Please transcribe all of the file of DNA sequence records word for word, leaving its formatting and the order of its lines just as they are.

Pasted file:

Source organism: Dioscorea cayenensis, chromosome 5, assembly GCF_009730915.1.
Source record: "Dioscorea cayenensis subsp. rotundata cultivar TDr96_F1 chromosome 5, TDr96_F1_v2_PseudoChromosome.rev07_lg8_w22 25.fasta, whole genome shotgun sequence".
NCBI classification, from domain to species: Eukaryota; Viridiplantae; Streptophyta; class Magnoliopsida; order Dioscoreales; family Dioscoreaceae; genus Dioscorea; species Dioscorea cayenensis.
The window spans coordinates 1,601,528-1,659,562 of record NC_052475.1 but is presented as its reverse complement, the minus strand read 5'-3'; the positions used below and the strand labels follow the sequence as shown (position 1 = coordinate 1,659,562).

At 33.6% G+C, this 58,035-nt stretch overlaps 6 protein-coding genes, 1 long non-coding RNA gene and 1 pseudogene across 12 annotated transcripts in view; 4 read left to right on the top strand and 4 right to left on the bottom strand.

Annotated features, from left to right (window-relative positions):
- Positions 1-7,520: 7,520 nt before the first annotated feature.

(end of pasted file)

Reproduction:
Source organism: Dioscorea cayenensis, chromosome 5, assembly GCF_009730915.1.
Source record: "Dioscorea cayenensis subsp. rotundata cultivar TDr96_F1 chromosome 5, TDr96_F1_v2_PseudoChromosome.rev07_lg8_w22 25.fasta, whole genome shotgun sequence".
NCBI classification, from domain to species: Eukaryota; Viridiplantae; Streptophyta; class Magnoliopsida; order Dioscoreales; family Dioscoreaceae; genus Dioscorea; species Dioscorea cayenensis.
The window spans coordinates 1,601,528-1,659,562 of record NC_052475.1 but is presented as its reverse complement, the minus strand read 5'-3'; the positions used below and the strand labels follow the sequence as shown (position 1 = coordinate 1,659,562).

At 33.6% G+C, this 58,035-nt stretch overlaps 6 protein-coding genes, 1 long non-coding RNA gene and 1 pseudogene across 12 annotated transcripts in view; 4 read left to right on the top strand and 4 right to left on the bottom strand.

Annotated features, from left to right (window-relative positions):
- Positions 1-7,520: 7,520 nt before the first annotated feature.